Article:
UK would be in for £32bn liability next year, if an EU member - new EU budget

Commission reveals staggering cost of EU membership in 2023

Montage © Facts4EU.Org 2022

If the UK were to rejoin the EU tomorrow, the liability would be three times higher than in 2016

On Tuesday (07 June 2022) the EU Commission revealed its budgets for next year. Based on the information provided, and assuming the UK’s share of the costs would be very similar to those in 2016, next year the British taxpayer would have a gross liability around three times the net costs quoted during the EU Referendum campaign.

In fact the total liability is likely to be higher because if the UK were to rejoin it is inevitable that it would lose its rebate. This would result in a huge rise in the UK's net costs.

Brexit Facts4EU.Org Summary

  • EU’s proposed 2023 budget plus ‘NextGenerationEU’ : £256bn
  • UK’s share of the gross liability (based on historical 12.5% average): £32bn

[Note: Converted from Euros @ £1=€1.17 euros]

Yesterday the EU Commission released a statement

“The Commission has today proposed an annual EU budget of €185.6 billion for 2023, to be complemented by an estimated €113.9 billion in grants under NextGenerationEU.”

“The Commission will continue to prioritise green and digital investments while addressing pressing needs arising from recent and current crises.”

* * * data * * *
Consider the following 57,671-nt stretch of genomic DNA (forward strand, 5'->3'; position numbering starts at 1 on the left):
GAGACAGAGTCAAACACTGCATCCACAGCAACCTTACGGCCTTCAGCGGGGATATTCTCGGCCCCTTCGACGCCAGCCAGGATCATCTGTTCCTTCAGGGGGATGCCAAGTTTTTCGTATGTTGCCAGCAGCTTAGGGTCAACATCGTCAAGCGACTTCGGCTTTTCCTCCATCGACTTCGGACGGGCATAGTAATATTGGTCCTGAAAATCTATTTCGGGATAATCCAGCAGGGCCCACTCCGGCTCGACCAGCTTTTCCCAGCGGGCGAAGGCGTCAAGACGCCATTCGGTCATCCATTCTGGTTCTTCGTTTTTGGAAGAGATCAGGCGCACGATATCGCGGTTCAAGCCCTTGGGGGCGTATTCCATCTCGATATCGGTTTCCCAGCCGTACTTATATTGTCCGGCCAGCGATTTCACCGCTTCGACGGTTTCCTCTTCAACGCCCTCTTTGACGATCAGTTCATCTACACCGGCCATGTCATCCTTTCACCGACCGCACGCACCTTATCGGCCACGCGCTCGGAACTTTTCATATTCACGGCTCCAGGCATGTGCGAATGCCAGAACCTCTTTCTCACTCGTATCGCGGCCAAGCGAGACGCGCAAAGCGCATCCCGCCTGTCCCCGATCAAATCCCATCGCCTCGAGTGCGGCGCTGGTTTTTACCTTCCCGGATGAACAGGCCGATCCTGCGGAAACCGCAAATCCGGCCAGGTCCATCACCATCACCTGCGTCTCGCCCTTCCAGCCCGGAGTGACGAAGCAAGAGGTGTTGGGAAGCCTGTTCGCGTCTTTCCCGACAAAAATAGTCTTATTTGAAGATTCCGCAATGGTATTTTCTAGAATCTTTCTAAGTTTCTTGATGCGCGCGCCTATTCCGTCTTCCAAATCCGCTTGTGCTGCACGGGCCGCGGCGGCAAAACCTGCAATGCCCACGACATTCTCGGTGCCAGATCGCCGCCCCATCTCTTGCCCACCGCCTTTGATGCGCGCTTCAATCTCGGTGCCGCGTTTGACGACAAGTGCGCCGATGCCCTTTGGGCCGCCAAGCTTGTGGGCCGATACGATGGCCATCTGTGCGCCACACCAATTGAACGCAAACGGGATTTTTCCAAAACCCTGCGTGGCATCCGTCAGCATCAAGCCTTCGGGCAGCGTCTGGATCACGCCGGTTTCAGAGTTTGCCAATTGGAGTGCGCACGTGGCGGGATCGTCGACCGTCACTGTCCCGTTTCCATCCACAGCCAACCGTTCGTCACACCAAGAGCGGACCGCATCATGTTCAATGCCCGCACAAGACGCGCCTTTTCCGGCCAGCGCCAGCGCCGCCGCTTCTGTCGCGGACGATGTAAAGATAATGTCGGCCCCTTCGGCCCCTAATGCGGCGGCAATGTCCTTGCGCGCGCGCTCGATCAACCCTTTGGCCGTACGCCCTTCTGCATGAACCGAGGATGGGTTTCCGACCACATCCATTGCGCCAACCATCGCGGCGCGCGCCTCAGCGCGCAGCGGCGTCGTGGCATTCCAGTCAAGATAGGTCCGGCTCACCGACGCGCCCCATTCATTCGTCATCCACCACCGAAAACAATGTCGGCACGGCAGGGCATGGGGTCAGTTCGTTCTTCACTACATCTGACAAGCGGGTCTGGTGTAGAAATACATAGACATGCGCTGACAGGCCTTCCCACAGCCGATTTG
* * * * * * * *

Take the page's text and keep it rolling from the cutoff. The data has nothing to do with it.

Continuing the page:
- EU Commission, 07 June 2022

If the EU Commission means what it says, the annual budget for next year, complemented (i.e. added to) by the ‘NextGenerationEU’ instrument, brings the total liability to €299.5bn euros, or circa £256bn GBP.

Over the years Facts4EU.Org has conservatively used 12.5% as the share of EU spending which the UK has been accountable for. On this basis the British taxpayer would be in for a gross liability of £32bn next year, if it were to rejoin the EU. This does not include the various ‘off-budget’ EU funds which the UK has also contributed to, generally at a higher percentage.

Even without ‘NextGenerationEU’ which is funded by borrowing, the standard EU budget of €185.6bn euros would equate to a gross UK contribution of almost £20bn for 2023 – around double the net contribution for 2016.

Commissioner Johannes Hahn, responsible for the EU Budget, said:

“We are continuing to put forward extraordinary amounts of funding to support Europe's recovery and to tackle current and future challenges. The budget remains an important tool the Union has at its disposal to provide clear added value to people's lives. It helps Europe shape a changing world, in which we are working together for peace, prosperity and our European values.”

Additional proposals to finance the impact of the war in Ukraine both externally and internally will be tabled later in the year, as per the European Council conclusions of 31 May 2022.

Brexit Facts4EU.Org Summary

Here are just some of the things the EU Commission will spend this money on

  • €103.5 billion in grants from NextGenerationEU under the Recovery and Resilience Facility (RRF) following the coronavirus pandemic and to address the challenges posed by the war in Ukraine
  • €53.6 billion for the Common Agricultural Policy and €1.1 billion for the European Maritime, Fisheries and Aquaculture Fund, for Europe's farmers and fishers